I will occasionally run into questions or answers in Stack Overflow where Java is written as if it was an acronym, all with uppercase letters. Obviously this is not the case, and I simply edit such content.

However, I find it quite funny where I see job ads looking for Senior, Superhuman, 10+ years experienced, full stack JAVA Developers.

This is not like typing Pytn instead of Python, which would obviously be an honest mistake, this I think resembles looking for someone with Html and Css experience together with JAVA. (Html and Css together with JAVA, if you know what I mean..)

So, would it be a good idea to be able to edit Job ads only grammatically so at least we do not spread the disease?

  • 1
    I personally don't want to work for a company who, in an attempt to get me to apply, don't even care enough to proofread their ads. Typos, grammatical mistakes and the like are red flags that this is a company I don't want to work for, so I say leave the mistakes in.
    – Davy M
    Jul 19, 2018 at 19:51

3 Answers 3


No, it wouldn't be a good idea to allow editing of job ads.

The Q&A is about building a repository of high-quality questions and answers for future reference. It's about the content, not the person who posted it. So editing makes sense.

The job site is about employers looking for employees.

  • Any given ad is not intended to provide value to the internet as a whole. It's about the specific needs of the company, not what would be useful to the internet as a whole.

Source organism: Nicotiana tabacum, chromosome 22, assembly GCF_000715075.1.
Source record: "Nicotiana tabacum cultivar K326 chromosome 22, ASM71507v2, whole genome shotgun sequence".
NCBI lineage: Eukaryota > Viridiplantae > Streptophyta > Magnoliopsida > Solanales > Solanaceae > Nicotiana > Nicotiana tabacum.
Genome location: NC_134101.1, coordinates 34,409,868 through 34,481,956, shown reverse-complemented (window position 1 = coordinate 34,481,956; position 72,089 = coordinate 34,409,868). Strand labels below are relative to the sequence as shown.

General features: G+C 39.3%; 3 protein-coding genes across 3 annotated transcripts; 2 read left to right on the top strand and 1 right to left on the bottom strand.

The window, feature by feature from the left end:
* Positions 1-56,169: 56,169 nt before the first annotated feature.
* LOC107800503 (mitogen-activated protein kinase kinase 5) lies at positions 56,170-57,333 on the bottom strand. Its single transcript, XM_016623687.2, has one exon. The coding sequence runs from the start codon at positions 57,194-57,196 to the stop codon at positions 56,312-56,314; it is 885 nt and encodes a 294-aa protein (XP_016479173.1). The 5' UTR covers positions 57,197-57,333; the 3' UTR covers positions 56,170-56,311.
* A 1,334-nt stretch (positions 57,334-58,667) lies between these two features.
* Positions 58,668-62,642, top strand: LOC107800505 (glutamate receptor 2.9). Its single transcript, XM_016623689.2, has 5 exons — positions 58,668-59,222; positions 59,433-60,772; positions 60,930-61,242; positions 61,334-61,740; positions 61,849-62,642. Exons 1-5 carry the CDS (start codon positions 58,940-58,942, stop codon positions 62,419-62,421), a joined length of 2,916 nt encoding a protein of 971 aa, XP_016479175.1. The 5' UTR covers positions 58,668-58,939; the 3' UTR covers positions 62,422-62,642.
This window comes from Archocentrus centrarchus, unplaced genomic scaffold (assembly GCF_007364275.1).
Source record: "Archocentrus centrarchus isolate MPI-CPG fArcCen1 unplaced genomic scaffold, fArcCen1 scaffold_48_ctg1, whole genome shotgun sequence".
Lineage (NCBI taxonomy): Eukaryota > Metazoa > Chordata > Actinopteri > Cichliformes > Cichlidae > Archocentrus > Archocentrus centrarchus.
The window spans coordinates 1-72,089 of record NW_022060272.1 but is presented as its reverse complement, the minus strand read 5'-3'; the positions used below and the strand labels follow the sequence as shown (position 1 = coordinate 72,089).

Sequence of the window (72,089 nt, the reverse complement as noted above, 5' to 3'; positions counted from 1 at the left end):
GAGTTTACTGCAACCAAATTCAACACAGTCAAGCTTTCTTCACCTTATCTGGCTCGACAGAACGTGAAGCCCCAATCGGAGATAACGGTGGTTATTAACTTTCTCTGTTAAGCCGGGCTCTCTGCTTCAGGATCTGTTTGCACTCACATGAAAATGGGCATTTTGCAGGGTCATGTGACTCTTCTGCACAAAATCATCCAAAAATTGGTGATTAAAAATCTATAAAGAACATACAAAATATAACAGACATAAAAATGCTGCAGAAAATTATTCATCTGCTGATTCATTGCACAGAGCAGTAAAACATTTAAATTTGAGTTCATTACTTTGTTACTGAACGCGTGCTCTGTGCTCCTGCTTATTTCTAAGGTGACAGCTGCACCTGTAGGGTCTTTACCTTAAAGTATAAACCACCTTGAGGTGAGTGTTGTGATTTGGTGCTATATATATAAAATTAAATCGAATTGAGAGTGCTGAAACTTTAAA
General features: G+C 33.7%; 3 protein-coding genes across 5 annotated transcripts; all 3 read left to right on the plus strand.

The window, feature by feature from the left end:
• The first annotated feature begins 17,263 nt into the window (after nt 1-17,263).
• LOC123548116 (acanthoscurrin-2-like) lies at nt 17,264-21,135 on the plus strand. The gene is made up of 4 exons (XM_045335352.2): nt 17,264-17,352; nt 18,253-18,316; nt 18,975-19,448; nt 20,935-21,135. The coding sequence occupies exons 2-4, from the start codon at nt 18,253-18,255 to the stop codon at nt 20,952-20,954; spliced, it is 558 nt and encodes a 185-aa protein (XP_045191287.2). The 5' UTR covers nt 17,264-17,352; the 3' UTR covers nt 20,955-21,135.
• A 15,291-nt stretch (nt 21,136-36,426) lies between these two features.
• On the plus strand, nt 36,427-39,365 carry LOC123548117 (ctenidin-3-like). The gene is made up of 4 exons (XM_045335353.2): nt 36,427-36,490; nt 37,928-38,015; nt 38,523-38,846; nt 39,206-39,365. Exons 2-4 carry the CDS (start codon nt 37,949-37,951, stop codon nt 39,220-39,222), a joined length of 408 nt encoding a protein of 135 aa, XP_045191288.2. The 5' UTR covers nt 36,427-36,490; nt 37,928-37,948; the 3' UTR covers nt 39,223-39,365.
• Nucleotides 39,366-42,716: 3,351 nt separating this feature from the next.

• Ads are inherently temporary. There are Q&A posts that are about a decade old now, and they're still going strong. Ads tend to become obsolete after a few weeks. This is maybe less important than the other points, but it's not that beneficial to put effort into fixing something that'll stop being relevant in a month.

  • Ads are about the poster. The exact wording and formatting of the content tells you a lot about the company (to be taken with a pinch of salt, but still), and that's useful information. I'd prefer to know what exactly a company wrote, including any mistakes that may have been made, instead of seeing the "ideal version" of an ad that's mostly been rewritten by someone who has absolutely nothing to do with the company.

If the company really cared about avoiding grammatical or spelling errors, they'd hire a proofreader, not expect some random volunteering stranger to fix that for them.


It is my understanding that Jobs and Job descriptions are paid for advertisements by companies. They're not part of the usual Q/A, and I can't imagine staff or the companies paying for the listings would accept the possibility of community members editing them.

"only grammatically" is really hard to detect without manual review. And with manual review, you could just as well let the reviewer (staff advertising team or company contacts) do the editing themselves.

  • I can't imagine staff or the companies paying for the listings would accept the possibility of community members editing them. I can just imagine the level of yelling that would happen if someone edited a job's tags or changed the intent.
    – BSMP
    Jul 19, 2018 at 13:57

Echoing the other responses here: since job listings are paid advertisements describing a specific opportunity at a specific company, community edits aren’t appropriate. It isn’t shared content, it’s a representation of a company’s brand & culture. We do provide advice to our customers on improving their listings, but ultimately it’s their content.

That said, there are ways we can work with the community on improving jobs. Several attributes (e.g. tags, role) are automatically inferred based on the job content and could likely benefit from additional input (e.g. user-suggested tags for better classification & discovery of jobs). Additionally, we’re currently looking into adding ways for users to provide feedback on job listings & application forms so that we can better identify high-quality listings.

We’re in early discovery for new features on this front and should have more to share in the coming months.

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